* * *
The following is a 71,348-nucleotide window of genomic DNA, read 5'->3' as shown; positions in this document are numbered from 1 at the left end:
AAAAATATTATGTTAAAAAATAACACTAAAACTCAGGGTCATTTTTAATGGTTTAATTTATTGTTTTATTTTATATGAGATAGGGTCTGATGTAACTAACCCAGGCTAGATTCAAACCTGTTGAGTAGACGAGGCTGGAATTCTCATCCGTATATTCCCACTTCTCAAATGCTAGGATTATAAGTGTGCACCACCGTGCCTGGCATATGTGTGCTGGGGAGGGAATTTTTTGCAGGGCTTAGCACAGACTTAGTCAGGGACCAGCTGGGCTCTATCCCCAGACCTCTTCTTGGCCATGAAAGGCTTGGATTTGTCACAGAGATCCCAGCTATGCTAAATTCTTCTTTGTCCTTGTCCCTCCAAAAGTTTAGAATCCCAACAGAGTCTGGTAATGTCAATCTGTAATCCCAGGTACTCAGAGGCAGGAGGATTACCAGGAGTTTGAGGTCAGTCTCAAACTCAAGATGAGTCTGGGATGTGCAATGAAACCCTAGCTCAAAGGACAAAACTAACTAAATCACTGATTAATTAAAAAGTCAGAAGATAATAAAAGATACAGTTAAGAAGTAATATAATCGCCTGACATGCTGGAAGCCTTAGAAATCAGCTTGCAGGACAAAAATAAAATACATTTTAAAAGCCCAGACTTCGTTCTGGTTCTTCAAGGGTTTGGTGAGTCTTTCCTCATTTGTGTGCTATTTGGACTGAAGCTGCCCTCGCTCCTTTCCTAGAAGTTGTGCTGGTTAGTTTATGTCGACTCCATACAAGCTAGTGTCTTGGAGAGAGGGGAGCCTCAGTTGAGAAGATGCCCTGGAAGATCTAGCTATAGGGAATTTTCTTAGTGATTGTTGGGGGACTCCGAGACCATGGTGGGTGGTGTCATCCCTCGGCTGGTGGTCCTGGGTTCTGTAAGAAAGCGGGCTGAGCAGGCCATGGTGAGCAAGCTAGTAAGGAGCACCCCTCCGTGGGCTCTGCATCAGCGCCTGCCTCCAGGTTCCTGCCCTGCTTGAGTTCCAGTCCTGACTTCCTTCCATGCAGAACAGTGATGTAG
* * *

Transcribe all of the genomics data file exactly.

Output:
The following is a 71,348-nucleotide window of genomic DNA, read 5'->3' as shown; positions in this document are numbered from 1 at the left end:
AAAAATATTATGTTAAAAAATAACACTAAAACTCAGGGTCATTTTTAATGGTTTAATTTATTGTTTTATTTTATATGAGATAGGGTCTGATGTAACTAACCCAGGCTAGATTCAAACCTGTTGAGTAGACGAGGCTGGAATTCTCATCCGTATATTCCCACTTCTCAAATGCTAGGATTATAAGTGTGCACCACCGTGCCTGGCATATGTGTGCTGGGGAGGGAATTTTTTGCAGGGCTTAGCACAGACTTAGTCAGGGACCAGCTGGGCTCTATCCCCAGACCTCTTCTTGGCCATGAAAGGCTTGGATTTGTCACAGAGATCCCAGCTATGCTAAATTCTTCTTTGTCCTTGTCCCTCCAAAAGTTTAGAATCCCAACAGAGTCTGGTAATGTCAATCTGTAATCCCAGGTACTCAGAGGCAGGAGGATTACCAGGAGTTTGAGGTCAGTCTCAAACTCAAGATGAGTCTGGGATGTGCAATGAAACCCTAGCTCAAAGGACAAAACTAACTAAATCACTGATTAATTAAAAAGTCAGAAGATAATAAAAGATACAGTTAAGAAGTAATATAATCGCCTGACATGCTGGAAGCCTTAGAAATCAGCTTGCAGGACAAAAATAAAATACATTTTAAAAGCCCAGACTTCGTTCTGGTTCTTCAAGGGTTTGGTGAGTCTTTCCTCATTTGTGTGCTATTTGGACTGAAGCTGCCCTCGCTCCTTTCCTAGAAGTTGTGCTGGTTAGTTTATGTCGACTCCATACAAGCTAGTGTCTTGGAGAGAGGGGAGCCTCAGTTGAGAAGATGCCCTGGAAGATCTAGCTATAGGGAATTTTCTTAGTGATTGTTGGGGGACTCCGAGACCATGGTGGGTGGTGTCATCCCTCGGCTGGTGGTCCTGGGTTCTGTAAGAAAGCGGGCTGAGCAGGCCATGGTGAGCAAGCTAGTAAGGAGCACCCCTCCGTGGGCTCTGCATCAGCGCCTGCCTCCAGGTTCCTGCCCTGCTTGAGTTCCAGTCCTGACTTCCTTCCATGCAGAACAGTGATGTAG